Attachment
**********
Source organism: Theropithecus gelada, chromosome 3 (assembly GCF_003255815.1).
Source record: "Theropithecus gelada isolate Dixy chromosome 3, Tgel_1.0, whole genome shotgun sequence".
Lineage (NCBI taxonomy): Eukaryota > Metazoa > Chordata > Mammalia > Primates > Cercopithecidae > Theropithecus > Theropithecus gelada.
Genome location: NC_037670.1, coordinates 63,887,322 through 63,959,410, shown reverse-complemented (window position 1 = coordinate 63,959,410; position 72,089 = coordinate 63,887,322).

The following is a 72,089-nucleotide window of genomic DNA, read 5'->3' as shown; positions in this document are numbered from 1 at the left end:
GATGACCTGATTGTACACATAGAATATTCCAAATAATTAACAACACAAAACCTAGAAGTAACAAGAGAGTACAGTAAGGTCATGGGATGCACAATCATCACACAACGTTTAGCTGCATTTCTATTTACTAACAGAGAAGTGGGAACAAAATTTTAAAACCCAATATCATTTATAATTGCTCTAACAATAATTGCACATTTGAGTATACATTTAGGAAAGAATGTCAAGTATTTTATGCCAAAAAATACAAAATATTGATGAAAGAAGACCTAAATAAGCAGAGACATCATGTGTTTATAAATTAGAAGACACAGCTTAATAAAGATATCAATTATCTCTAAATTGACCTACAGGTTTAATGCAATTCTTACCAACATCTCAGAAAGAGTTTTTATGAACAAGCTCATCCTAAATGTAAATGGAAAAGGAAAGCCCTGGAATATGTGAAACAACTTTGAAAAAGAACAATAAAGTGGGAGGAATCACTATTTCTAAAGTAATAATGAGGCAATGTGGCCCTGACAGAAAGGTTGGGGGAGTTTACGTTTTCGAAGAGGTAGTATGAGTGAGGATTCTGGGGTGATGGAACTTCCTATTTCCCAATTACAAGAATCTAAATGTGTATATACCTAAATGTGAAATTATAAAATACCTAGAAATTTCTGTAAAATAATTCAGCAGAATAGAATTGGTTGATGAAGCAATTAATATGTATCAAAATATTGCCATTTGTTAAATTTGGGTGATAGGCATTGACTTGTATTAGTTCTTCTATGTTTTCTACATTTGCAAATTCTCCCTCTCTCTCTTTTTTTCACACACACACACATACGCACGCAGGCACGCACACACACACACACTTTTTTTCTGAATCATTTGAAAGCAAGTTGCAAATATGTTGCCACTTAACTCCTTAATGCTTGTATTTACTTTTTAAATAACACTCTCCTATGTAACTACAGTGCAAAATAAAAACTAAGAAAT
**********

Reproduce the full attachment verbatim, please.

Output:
Source organism: Theropithecus gelada, chromosome 3 (assembly GCF_003255815.1).
Source record: "Theropithecus gelada isolate Dixy chromosome 3, Tgel_1.0, whole genome shotgun sequence".
Lineage (NCBI taxonomy): Eukaryota > Metazoa > Chordata > Mammalia > Primates > Cercopithecidae > Theropithecus > Theropithecus gelada.
Genome location: NC_037670.1, coordinates 63,887,322 through 63,959,410, shown reverse-complemented (window position 1 = coordinate 63,959,410; position 72,089 = coordinate 63,887,322).

The following is a 72,089-nucleotide window of genomic DNA, read 5'->3' as shown; positions in this document are numbered from 1 at the left end:
GATGACCTGATTGTACACATAGAATATTCCAAATAATTAACAACACAAAACCTAGAAGTAACAAGAGAGTACAGTAAGGTCATGGGATGCACAATCATCACACAACGTTTAGCTGCATTTCTATTTACTAACAGAGAAGTGGGAACAAAATTTTAAAACCCAATATCATTTATAATTGCTCTAACAATAATTGCACATTTGAGTATACATTTAGGAAAGAATGTCAAGTATTTTATGCCAAAAAATACAAAATATTGATGAAAGAAGACCTAAATAAGCAGAGACATCATGTGTTTATAAATTAGAAGACACAGCTTAATAAAGATATCAATTATCTCTAAATTGACCTACAGGTTTAATGCAATTCTTACCAACATCTCAGAAAGAGTTTTTATGAACAAGCTCATCCTAAATGTAAATGGAAAAGGAAAGCCCTGGAATATGTGAAACAACTTTGAAAAAGAACAATAAAGTGGGAGGAATCACTATTTCTAAAGTAATAATGAGGCAATGTGGCCCTGACAGAAAGGTTGGGGGAGTTTACGTTTTCGAAGAGGTAGTATGAGTGAGGATTCTGGGGTGATGGAACTTCCTATTTCCCAATTACAAGAATCTAAATGTGTATATACCTAAATGTGAAATTATAAAATACCTAGAAATTTCTGTAAAATAATTCAGCAGAATAGAATTGGTTGATGAAGCAATTAATATGTATCAAAATATTGCCATTTGTTAAATTTGGGTGATAGGCATTGACTTGTATTAGTTCTTCTATGTTTTCTACATTTGCAAATTCTCCCTCTCTCTCTTTTTTTCACACACACACACATACGCACGCAGGCACGCACACACACACACACTTTTTTTCTGAATCATTTGAAAGCAAGTTGCAAATATGTTGCCACTTAACTCCTTAATGCTTGTATTTACTTTTTAAATAACACTCTCCTATGTAACTACAGTGCAAAATAAAAACTAAGAAAT